9:10 a.m. The University of Cincinnati has eliminated its men’s soccer program as other colleges weigh cutbacks because of budget problems resulting from the coronavirus pandemic. Colleges are grappling with revenue losses from spring sports cancellations, including the NCAA basketball tournament.

9:05 a.m. OneFifteen, a Dayton addiction and recovery facility, will expand its services and be available 24/7 in an effort to help those struggling with stress and isolation during the state’s stay-at-home order.

  • After 37 people in Montgomery County died last month from accidental overdoses, OneFifteenannounced a new hotline that will be answered around the clock by a team of nurses and intake specialists.

7:08 a.m. COTA is requiring bus riders to wear masks to limit the spread of COVID-19 starting today.  

Tuesday, April 14

2:00 p.m. Ohio Gov. Mike DeWine holds his daily coronavirus press conference.

  • The state is submitting a Medicaid waiver application to the federal government. This waiver will allow Medicaid to increase telehealth services for health assessments, waive signature requirements, ease obstacles to access nursing home care, allow services to be provided at alternative locations, and remove staffing level requirements to give providers more flexibility.
  • Lt. Gov. Jon Husted reported on the Dispute Resolution Commission that rules when conflicts arise on which businesses are deemed “essential” by different local health departments. There have been 194 total inquiries, 142 did not meet criteria, 27 are under review, 15 had conflicts resolved at the local level, and 10 were investigated and ruled on by the commission.
  • Health Dept. Director Amy Acton is issuing a new order to share positive COVID-19 case name and address details with emergency dispatchers so that first responders can prepare properly when responding to calls. This information will be kept confidential.

11:00 a.m. Major League Soccer says it is "extremely unlikely" that the 2020 season will return in mid-May, as previously planned. "While we currently have enough dates to play the entire season, we recognize at this time that it may become difficult to do so," the league said in a statement.

9:41 a.m. Ohio Attorney General Dave Yost alerted creditors and financial institutions that federal stimulus checks to residents are protected under state law from debt collectors. A majority of taxpayers will begin receiving the $1,200 in their bank accounts this week.

  • Yost said the CARES Act bans stimulus checks from being garnished for debts owed to federal or state governments. It does allow for stimulus checks to be garnished in cases where people are behind on child-support payments. To learn more about who receives a relief check and about the CARES Act, click here

Monday, April 13

5:19 p.m. Ohio Department of Rehabilitation and Corrections reports that 146 inmates and 119 staff have now tested positive for COVID-19. The state has tested 435 inmates so far, with 213 results still pending.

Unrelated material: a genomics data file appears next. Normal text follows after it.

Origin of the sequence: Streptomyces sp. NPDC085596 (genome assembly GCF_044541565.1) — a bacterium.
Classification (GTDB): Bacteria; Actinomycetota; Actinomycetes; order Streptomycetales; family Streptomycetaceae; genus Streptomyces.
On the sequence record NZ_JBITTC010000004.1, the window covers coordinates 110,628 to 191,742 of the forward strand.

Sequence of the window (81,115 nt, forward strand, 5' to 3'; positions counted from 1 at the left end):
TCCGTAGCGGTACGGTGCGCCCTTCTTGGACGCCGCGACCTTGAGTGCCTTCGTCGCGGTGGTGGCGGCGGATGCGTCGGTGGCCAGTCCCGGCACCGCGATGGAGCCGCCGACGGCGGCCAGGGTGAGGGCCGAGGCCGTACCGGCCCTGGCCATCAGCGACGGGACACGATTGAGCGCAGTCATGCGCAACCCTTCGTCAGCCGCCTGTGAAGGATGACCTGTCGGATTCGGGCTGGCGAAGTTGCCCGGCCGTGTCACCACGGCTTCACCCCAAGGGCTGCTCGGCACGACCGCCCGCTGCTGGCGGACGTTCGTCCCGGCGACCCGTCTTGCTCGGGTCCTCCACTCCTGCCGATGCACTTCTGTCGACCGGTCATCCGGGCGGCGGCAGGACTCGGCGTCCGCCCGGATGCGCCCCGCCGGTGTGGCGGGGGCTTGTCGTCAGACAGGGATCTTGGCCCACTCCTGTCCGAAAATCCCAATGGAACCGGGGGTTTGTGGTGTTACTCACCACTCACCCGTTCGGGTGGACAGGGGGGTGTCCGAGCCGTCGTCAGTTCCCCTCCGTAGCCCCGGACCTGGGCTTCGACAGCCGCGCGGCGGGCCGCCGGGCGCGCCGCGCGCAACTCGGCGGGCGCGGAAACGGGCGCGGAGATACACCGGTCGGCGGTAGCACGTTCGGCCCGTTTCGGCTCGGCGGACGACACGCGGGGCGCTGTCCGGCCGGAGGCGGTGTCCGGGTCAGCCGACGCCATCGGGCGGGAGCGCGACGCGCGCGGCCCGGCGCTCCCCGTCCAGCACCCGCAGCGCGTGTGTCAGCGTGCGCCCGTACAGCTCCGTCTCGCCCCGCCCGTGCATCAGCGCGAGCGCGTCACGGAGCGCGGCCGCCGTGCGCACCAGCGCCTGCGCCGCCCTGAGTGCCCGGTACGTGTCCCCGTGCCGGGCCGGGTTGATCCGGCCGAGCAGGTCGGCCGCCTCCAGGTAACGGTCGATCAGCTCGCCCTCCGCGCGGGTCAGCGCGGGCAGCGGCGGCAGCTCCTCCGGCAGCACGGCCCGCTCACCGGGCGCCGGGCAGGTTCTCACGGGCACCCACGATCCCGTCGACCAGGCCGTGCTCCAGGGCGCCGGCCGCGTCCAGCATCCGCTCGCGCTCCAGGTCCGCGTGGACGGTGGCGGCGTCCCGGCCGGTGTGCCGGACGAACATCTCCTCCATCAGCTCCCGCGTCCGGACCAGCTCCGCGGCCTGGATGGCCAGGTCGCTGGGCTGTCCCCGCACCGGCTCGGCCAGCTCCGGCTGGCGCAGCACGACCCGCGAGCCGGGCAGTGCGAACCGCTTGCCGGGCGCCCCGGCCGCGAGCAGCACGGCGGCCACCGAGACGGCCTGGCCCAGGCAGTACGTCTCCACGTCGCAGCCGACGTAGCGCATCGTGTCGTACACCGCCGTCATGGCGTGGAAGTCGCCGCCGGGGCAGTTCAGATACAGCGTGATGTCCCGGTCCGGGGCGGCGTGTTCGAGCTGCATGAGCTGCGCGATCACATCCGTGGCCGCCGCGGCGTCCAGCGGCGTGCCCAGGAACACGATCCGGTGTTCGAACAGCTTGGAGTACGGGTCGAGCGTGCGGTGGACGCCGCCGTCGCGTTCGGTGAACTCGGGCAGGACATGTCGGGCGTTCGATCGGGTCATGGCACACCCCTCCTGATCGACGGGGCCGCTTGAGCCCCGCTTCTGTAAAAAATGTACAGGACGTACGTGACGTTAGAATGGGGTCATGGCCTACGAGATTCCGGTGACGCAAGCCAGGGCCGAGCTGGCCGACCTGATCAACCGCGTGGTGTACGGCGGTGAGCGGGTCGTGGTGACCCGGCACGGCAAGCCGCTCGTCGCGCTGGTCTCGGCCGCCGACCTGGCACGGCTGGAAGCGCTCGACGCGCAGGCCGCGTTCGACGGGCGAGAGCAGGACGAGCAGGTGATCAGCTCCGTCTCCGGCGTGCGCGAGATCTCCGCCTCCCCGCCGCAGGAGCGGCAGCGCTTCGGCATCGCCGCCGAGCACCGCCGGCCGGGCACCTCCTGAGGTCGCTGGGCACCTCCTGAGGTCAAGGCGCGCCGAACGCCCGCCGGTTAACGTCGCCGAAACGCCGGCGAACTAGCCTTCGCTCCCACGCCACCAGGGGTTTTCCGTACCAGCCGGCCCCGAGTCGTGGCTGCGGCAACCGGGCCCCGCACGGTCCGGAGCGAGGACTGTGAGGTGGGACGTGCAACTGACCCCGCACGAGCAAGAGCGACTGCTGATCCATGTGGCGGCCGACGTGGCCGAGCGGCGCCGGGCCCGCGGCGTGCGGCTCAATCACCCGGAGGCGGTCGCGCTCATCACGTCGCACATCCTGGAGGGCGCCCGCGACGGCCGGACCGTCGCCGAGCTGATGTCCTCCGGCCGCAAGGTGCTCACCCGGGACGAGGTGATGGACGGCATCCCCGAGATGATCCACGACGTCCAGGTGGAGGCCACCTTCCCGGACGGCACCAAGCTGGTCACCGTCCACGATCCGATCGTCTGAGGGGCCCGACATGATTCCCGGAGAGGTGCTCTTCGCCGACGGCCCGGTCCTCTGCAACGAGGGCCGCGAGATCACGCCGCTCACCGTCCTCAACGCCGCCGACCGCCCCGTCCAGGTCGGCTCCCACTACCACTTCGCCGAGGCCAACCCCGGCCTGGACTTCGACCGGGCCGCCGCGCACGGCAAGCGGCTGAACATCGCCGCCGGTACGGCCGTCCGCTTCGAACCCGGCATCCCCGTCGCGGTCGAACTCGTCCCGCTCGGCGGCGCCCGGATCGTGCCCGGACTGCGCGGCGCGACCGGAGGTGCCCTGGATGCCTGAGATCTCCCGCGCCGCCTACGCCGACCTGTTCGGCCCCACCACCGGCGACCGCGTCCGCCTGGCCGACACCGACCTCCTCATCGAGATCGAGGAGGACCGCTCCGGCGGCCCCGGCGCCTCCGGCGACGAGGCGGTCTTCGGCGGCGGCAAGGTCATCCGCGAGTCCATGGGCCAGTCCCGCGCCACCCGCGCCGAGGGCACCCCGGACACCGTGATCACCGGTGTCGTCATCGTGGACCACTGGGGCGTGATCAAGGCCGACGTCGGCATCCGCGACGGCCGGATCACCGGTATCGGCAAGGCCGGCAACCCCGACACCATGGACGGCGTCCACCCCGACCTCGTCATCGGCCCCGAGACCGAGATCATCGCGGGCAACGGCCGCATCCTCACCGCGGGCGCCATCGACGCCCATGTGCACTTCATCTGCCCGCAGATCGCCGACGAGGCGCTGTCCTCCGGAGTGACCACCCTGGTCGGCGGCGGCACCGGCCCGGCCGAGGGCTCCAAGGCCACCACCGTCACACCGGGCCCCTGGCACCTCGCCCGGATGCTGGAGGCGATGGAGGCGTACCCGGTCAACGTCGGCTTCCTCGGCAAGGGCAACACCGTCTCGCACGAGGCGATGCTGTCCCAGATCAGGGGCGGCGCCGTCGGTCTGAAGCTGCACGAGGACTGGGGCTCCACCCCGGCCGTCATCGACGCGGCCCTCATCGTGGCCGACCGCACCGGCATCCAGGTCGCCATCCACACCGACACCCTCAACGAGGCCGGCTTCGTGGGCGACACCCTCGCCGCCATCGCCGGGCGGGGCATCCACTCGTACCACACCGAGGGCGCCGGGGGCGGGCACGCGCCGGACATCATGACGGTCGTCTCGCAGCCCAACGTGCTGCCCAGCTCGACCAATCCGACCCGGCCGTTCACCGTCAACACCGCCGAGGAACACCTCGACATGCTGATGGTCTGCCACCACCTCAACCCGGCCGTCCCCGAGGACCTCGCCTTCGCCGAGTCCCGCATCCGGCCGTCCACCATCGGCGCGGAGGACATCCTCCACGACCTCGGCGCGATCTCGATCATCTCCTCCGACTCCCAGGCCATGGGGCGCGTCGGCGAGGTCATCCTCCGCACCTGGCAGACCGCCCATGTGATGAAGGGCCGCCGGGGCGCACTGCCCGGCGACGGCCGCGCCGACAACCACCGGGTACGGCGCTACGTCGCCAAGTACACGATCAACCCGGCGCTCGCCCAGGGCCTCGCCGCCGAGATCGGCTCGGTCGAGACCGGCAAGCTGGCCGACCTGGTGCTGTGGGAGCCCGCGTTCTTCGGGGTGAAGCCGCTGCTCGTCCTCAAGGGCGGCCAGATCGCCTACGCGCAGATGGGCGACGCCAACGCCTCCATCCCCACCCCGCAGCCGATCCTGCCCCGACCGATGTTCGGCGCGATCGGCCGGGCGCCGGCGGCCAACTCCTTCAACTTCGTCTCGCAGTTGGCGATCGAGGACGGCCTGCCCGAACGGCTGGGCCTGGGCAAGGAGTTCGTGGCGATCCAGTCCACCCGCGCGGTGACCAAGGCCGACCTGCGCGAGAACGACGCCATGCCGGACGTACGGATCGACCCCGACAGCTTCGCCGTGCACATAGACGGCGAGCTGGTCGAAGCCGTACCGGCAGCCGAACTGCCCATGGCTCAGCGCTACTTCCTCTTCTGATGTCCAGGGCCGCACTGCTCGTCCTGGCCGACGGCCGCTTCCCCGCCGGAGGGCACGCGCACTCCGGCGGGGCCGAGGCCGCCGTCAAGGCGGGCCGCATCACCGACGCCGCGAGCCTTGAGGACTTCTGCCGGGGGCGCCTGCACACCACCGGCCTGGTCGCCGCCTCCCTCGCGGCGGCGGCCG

2:00 p.m. Gov. Mike DeWine holds his daily coronavirus press conference.

  • DeWine thanked the Ohio General Assembly for approving almost $250 million in mostly federal dollars for the state’s response to COVID-19.
  • The Ohio National Guard is being sent to help medical staff at the Pickaway Correctional Facility. Twelve of the prison’s medical staff are out with COVID-19 and one inmate has died.
  • A new order for nursing homeswill require facilities to notify residents and families within 24 hours when a resident or staff member tests positive for COVID-19.
  • A new order for liquor stores will require an Ohio ID for in-person sales in six counties along the Pennsyvania border: Ashtabula, Trumbull, Mahoning, Columbiana, Jefferson, and Belmont.
  • DeWine signed an order to provide nearly $5 million to support Ohio’s foodbanks and the statewide hunger relief network. $1 million is earmarked for the purchase specifically  of Ohio-made commodities. Another $1 million is going to the Coalition on Homelessness and Housing in Ohio.
  • The Ohio Hospital Association says that 898 COVID-19 patients are currently hospitalized.

11:14 a.m. A bipartisan task force of Ohio House members is meeting this afternoon to discuss how to reopen Ohio's economy. The group is meeting remotely at 3:30 p.m., and will broadcast live on The Ohio Channel.

6:47 a.m. State prison officials say 67 Ohio inmates have now tested positive for COVID-19. Another 100 staff members have the respiratory illness. More than half of those staff infections come from the Marion Correctional Institution where one corrections officer has died. No inmates at staff prisons have died.

  • At a federal prison near Youngstown, 24 inmates and 14 staff members have tested positive and three inmates there have died.

Read Previous Updates From March 24-April 11

Gabe Rosenberg joined WOSU in October 2016. As digital news editor, Gabe reports breaking news and edits all content for the WOSU website, as well as manages the station's social media accounts.
Michael De Bonis develops and produces digital content including podcasts, videos, and news stories. He is also the editor of WOSU's award-winning Curious Cbus project. He moved to Columbus in 2012 to work as the producer of All Sides with Ann Fisher, the live news talk show on 89.7 NPR News.
Nick Houser leads the digital media team and oversees all things digital, including wosu.org, digital content, the WOSU Public Media Mobile App, social media, enewsletters, podcasts and on-demand video.